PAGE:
U.S. Bancorp, the fifth-largest employer in downtown Minneapolis, is not planning any big downsizing of space when its workers return to the office.

"We have, I think, the right level of space in the downtown area," Terry Dolan, chief financial officer, said Thursday as the company reported better-than-expected first-quarter earnings. "So we're pretty committed to downtown and certainly to the Minneapolis-St. Paul market."

Downtown boosters and commercial real estate agents have been worried that employers could significantly pull back on their office space in the coming months as they adopt more flexible schedules where employees split their time between working from home and coming to the office. Target Corp.'s announcement last month that it will exit the City Center and shrink its footprint downtown by a third was a wake-up call for many.

U.S. Bancorp has about 5,000 employees who work in downtown Minneapolis.

Dolan said executives haven't made any firm decisions yet about when workers will return to the office, but they plan to communicate a time frame to employees either later this spring or early this summer. Wells Fargo, another big downtown employer, recently said its employees will head back to offices in September.

"Like most companies, we're looking at different approaches with respect to what return to the office might look like," Dolan added. "That's still in flux because there's still a lot to learn associated with that."

On Thursday, U.S. Bancorp executives were so upbeat about the economic recovery that they decided to release more than $1 billion they stashed away last year to cover potential loan defaults from the pandemic. The move led to a near-doubling of U.S. Bancorp's first-quarter profit, which was $2.28 billion.

Other big banks have made similar actions to free up reserves for loan losses in recent months, a sign that they are increasingly optimistic about the strength of the economic recovery.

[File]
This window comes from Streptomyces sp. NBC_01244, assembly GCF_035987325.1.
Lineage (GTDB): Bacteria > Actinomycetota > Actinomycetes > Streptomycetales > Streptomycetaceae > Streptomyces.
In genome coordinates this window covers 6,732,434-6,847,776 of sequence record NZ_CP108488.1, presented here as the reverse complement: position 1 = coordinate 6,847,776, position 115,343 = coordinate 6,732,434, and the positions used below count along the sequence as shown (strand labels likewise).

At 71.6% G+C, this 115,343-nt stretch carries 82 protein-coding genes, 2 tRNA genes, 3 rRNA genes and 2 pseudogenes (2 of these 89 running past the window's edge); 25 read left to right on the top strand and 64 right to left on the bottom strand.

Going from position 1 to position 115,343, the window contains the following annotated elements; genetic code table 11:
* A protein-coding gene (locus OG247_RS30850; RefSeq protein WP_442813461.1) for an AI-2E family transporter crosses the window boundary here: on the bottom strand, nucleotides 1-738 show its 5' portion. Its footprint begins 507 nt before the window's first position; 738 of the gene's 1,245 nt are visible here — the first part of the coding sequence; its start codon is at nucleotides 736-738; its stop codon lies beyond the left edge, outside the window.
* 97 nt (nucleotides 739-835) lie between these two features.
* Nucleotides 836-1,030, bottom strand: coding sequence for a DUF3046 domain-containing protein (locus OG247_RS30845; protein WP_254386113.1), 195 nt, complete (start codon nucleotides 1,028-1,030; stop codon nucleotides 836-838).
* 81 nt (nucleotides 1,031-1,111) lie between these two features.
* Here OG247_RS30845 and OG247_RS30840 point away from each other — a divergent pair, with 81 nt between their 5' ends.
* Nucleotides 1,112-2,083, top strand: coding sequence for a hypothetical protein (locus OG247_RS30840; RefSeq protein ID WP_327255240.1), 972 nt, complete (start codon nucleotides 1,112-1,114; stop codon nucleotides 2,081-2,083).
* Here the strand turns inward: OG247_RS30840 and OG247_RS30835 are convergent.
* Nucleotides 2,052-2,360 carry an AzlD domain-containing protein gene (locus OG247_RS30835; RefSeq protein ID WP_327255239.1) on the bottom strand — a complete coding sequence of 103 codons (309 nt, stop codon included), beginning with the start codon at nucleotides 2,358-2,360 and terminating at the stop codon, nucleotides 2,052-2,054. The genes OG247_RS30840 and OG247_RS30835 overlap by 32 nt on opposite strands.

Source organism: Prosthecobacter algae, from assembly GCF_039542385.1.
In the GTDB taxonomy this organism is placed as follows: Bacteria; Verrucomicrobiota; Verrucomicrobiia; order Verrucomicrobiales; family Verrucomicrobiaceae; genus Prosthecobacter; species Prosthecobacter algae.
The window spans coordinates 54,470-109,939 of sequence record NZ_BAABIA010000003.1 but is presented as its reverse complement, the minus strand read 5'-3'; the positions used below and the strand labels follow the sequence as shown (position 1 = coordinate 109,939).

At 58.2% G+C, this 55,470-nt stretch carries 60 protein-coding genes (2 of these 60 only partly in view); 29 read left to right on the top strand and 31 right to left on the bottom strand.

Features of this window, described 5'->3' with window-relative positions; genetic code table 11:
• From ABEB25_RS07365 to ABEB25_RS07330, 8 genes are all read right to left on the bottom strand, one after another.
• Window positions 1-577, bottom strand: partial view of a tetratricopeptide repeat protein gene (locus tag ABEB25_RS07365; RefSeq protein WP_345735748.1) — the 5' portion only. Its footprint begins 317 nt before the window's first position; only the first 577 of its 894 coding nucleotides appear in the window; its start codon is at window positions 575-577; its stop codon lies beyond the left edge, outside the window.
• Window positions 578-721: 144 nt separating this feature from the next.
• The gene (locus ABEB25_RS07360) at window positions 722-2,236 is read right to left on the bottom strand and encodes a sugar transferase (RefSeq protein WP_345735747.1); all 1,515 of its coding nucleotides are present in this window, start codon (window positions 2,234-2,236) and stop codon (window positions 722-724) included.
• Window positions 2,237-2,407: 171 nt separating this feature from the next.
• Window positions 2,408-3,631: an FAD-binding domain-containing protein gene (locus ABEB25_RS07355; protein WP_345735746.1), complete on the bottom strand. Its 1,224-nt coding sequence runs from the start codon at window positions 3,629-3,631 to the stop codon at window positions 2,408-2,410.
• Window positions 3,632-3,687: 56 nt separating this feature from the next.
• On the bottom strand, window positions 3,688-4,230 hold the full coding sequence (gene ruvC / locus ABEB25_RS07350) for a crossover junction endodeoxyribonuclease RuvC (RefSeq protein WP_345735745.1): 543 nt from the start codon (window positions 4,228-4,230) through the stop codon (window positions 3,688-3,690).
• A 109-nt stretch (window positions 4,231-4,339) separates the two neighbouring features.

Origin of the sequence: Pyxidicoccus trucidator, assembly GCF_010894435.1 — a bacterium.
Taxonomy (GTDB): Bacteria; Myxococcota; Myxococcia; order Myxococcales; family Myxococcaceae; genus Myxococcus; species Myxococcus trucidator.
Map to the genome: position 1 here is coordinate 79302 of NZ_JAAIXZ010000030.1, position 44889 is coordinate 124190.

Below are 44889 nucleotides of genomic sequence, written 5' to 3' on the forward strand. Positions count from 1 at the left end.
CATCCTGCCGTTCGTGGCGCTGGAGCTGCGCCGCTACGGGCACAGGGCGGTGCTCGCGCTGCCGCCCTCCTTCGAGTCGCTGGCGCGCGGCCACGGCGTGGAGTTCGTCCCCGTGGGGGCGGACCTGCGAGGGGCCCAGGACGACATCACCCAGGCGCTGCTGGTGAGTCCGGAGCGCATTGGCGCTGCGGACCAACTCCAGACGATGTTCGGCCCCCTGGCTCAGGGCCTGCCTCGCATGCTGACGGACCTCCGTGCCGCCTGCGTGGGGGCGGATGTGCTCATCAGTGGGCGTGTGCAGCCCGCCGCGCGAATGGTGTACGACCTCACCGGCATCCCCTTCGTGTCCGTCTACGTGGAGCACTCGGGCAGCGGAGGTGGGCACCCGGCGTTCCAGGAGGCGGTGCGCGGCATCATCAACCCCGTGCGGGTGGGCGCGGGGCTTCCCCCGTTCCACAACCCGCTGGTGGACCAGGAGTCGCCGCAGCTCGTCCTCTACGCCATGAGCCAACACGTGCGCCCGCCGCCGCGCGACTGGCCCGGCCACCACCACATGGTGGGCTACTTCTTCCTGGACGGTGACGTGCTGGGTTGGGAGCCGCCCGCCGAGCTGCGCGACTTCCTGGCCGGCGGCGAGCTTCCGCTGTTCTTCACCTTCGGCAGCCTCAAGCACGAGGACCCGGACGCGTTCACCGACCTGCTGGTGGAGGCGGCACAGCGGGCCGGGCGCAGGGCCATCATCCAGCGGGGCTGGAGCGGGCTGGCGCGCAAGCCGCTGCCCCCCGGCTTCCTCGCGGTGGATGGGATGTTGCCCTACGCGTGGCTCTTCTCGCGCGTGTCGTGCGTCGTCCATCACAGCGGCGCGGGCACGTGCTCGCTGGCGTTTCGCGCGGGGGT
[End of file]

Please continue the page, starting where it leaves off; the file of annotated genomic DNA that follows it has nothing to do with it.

U.S. Bancorp had been hesitant to do so in January, with executives pointing then to some continued uncertainty.

But now with vaccines and additional government relief rolling out as well as reduced levels of new virus cases, executives said the economic outlook was clearly improving.

"When we look at the second half of the year, we think consumer spend is going to start to take off and that's going to have some really positive impacts from an economic standpoint," said Dolan.

The bank has now released roughly half of the additional reserves it built up last year to cover potential bad loans.

Still, U.S. Bancorp's top line struggled a bit in the first quarter. Revenue declined 5.2% from a year ago to $5.47 billion.

Net interest income declined 4.9% largely driven by lower rates and related mortgage refinancing activities compared to a year ago. But the company said it expects opportunities for growth in this area in future quarters.

Noninterest income also decreased 5.7%, largely due to lower mortgage banking revenue, deposit service charges, security gains and other noninterest income. Its payment services revenue was essentially flat compared to a year ago as consumer spending has strengthened driven by government relief, states easing up on restrictions and consumer behavior beginning to normalize.

Average total loans for the first quarter was $3.7 billion, a 1.2% decline from a year ago, mostly because of a drop in commercial loans due to paydowns by corporate customers, lower credit card loans fueled by stimulus payments, and lower home equity and second mortgages as customers focused more on refinancing.

The company's noninterest expenses also increased 1.9% as a result of performance-based incentive compensation and technology and communications charges.